tue 29/11/2022

Angeline Morrison, Cecil Sharp House - a ballad-maker for our time | reviews, news & interviews

Angeline Morrison, Cecil Sharp House - a ballad-maker for our time

Angeline Morrison, Cecil Sharp House - a ballad-maker for our time

Exploring black British history in song

Angeline Morrison with Clarke Camileri, Hamish Gross and Cohen Braithwaite-Kilcoyne

Among those making her Cambridge Folk Festival on the diminutive Club Stage back in the summer was Angeline Morrison, a Birmingham-born singer, songwriter, and multi-instrumentalist who these days makes her home in Cornwall, drawn at least in part by its folk music.

Her short solo performance was noteworthy, and earlier this month it was announced that Morrison has been awarded the Christian Raphael Prize 2022, presented in association with the Festival. She is the fourth honouree, the roster including Katherine Priddy and Nick Hart.

Last night, Morrison and her three excellent musicians (Cohen Braithwaite-Kilcoyne, concertina; Hamilton Gross, fiddle; and Clarke Camilleri, guitar) stepped on to the stage at Cecil Sharp House for a concert performance of her second album, The Sorrow Songs: Folk Songs of Black British Experience, released on Topic and produced by Eliza Carthy. It was a riveting evening, Morrison’s mellifluous alto voice (she has quite a range) captivating the nearly-full house, the formality of the presentation (none of the usual patter, but rather a richly detailed history of the people and incidents chronicled in each song) no deterrent to enjoyment.

Like her self-released debut outing, The Brown Girl and Other Folk Songs, the new album explores the lack experience in Britain – the hidden stories of lives lived long, long ago across these British Isles. Born to a Jamaican mother and a father whose roots lay in the Outer Hebrides, Morrison was still a child when she fell in love with the voice of Shirley Collins from the radio. By her teens she was going to local folk clubs (then as now, a very white experience) and singing – and so, perhaps, her path was set.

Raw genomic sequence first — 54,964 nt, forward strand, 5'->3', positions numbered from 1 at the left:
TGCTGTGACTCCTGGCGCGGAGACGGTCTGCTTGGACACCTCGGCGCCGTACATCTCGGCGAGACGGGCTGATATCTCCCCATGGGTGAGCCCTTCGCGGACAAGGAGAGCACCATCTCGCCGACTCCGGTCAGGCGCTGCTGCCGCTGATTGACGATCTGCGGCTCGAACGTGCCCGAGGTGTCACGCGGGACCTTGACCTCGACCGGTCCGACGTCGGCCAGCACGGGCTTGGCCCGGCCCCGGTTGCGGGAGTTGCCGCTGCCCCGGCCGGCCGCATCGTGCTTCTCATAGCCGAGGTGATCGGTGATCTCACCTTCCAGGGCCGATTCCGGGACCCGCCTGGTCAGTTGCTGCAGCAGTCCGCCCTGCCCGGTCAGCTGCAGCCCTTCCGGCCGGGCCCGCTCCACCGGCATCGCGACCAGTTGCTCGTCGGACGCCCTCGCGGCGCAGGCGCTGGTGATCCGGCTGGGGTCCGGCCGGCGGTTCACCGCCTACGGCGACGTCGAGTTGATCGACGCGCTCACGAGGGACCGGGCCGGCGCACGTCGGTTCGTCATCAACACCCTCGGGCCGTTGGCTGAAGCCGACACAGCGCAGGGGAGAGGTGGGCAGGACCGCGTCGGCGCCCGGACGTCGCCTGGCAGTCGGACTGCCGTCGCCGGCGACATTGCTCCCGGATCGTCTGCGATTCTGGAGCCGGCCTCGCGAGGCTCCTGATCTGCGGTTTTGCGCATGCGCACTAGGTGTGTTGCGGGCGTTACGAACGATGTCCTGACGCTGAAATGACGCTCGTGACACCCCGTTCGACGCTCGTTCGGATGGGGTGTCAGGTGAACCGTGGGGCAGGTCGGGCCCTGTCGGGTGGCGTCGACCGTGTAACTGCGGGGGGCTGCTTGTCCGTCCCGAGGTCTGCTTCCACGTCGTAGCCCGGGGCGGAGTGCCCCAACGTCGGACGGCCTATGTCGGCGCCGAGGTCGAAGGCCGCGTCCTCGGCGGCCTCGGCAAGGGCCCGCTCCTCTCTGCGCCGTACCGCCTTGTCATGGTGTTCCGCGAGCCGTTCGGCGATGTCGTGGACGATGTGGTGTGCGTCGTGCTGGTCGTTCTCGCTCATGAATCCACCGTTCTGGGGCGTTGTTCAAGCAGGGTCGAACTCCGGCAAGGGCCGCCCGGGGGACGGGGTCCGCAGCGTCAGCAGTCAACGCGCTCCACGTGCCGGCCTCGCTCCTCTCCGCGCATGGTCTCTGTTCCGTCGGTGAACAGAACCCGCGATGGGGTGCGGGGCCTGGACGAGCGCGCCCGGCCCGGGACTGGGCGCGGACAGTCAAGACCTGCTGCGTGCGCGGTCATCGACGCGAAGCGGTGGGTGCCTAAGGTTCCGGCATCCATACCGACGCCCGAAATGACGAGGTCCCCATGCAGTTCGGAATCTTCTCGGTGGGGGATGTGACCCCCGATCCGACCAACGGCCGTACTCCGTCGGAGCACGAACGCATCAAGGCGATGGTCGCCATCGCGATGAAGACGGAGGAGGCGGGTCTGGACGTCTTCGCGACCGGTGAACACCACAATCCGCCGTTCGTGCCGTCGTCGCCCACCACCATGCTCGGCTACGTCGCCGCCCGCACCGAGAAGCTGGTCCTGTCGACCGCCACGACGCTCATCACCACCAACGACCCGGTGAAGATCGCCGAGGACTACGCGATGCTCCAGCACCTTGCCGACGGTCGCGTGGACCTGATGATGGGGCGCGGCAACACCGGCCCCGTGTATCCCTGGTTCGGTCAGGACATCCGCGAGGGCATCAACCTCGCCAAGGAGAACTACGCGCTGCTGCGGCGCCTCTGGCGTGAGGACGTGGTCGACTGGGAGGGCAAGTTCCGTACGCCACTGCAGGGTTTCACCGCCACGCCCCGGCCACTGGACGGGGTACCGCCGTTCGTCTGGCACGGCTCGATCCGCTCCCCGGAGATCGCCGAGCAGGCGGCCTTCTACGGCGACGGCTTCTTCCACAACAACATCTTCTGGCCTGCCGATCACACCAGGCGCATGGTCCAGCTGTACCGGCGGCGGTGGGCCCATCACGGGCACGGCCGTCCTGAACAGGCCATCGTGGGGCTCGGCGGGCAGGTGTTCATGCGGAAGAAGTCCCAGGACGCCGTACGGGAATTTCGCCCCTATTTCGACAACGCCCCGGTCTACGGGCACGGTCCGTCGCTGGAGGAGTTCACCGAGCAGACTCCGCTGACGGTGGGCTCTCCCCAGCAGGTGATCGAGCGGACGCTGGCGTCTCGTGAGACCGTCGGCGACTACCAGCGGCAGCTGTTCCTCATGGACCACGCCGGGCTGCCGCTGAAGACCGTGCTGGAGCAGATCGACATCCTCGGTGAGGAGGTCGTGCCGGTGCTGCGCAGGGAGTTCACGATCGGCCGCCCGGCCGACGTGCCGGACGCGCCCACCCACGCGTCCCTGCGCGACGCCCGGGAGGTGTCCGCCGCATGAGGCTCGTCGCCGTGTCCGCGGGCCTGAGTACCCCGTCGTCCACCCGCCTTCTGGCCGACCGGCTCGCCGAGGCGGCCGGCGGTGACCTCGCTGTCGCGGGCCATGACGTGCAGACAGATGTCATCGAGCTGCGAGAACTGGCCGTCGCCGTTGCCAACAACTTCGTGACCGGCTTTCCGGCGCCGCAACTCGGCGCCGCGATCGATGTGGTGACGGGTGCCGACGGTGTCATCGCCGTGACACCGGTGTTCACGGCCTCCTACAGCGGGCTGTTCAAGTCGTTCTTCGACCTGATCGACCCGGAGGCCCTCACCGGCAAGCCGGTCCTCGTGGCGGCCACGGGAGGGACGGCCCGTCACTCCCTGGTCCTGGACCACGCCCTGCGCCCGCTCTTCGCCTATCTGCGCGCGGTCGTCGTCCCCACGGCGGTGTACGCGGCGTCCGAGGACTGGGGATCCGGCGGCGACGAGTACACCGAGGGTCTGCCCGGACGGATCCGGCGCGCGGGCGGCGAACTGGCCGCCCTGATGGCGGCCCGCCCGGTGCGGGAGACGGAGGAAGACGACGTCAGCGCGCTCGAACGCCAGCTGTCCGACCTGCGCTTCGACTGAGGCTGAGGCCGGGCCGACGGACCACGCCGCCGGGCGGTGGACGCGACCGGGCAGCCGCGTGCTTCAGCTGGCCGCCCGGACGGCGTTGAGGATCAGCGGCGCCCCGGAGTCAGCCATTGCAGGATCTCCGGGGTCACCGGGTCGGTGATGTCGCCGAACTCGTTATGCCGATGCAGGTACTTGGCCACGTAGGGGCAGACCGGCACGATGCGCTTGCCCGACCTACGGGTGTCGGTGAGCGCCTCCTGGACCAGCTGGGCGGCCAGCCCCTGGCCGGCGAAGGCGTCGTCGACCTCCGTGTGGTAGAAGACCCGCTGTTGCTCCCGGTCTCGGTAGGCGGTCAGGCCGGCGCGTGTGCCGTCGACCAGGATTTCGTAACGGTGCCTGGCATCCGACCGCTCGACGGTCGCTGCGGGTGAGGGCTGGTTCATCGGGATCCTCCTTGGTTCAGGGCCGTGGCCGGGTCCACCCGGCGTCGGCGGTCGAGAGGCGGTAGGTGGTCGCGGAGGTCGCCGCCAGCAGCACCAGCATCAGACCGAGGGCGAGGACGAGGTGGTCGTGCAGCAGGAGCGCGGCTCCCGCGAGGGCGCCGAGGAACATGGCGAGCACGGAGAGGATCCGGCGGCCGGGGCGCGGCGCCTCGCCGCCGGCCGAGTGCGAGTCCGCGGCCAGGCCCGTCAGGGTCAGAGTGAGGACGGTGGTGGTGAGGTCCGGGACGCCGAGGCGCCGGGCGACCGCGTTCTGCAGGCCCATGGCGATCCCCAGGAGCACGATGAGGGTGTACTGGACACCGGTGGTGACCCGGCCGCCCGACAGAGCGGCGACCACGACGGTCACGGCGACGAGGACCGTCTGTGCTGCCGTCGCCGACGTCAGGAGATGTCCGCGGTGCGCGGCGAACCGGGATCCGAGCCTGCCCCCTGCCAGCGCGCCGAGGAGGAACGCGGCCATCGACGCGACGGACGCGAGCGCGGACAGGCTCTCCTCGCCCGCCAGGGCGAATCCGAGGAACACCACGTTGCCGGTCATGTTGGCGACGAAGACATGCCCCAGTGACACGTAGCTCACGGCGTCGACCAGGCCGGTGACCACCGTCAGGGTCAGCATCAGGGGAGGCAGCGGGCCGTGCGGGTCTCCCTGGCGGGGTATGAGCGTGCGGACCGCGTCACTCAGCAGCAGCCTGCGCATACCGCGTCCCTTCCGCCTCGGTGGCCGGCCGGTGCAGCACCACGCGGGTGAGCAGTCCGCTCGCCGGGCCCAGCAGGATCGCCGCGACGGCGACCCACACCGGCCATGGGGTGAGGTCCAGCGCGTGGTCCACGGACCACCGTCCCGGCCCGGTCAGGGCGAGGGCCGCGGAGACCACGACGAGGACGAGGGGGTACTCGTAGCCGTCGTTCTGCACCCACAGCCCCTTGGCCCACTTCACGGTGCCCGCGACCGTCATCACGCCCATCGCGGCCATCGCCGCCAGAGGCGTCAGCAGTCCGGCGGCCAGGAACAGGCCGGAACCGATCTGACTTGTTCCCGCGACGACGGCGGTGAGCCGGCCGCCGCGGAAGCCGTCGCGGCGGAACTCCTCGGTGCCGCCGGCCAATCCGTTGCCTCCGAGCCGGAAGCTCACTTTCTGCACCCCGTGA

Since there were few if any black folk songs, Morrison, an academic, has spent a year researching the stories of her “ordinary and extraordinary” black ancestors and giving them voice in songs written in the style of traditional folk music. The Sorrow Songs, released for Black History Month, is the result, the project inspired by historian W E B du Bois who believed that songs gave voice to the voiceless and were themselves “a container” for their history. That’s what the great English and Scottish ballads have always done of course – chronicle our history. And Morrison’s new songs sound as though they could have been written down the ages.

“Unknown African Boy” was inspired by tragedies of the slave ships that foundered off the Cornish coast, their rich cargoes scattered on the beaches. “Black John” tells the story of possibly the first black horticulturalist, and a Welsh speaker to boot. “Hide Yourself” chronicles a shameful chapter of Liverpool history, while “Cinnamon Water” celebrates the life of Mary Seacole, the 19th-century Jamaican who did at least as much for nursing as Florence Nightingale.

Morrison is a skilful songwriter and an excellent singer, her performance characterised by tasteful use of ornamentation and portamento. She is a beguiling storyteller, drawing on folk tropes which anchor the songs firmly in the folk tradition. What she has created with The Sorrow Songs: Folk Songs of Black British Experience deserves the widest possible audience. BBC Radio, which sixty years ago commissioned Ewan MacColl and Charles Parker to explore the lives of Britain’s white working class in The Radio Ballads, should pay attention. This marks the beginning of an important body of work.

Liz Thomson's website

a beguiling storyteller, drawing on folk tropes which anchor the songs firmly in the folk tradition

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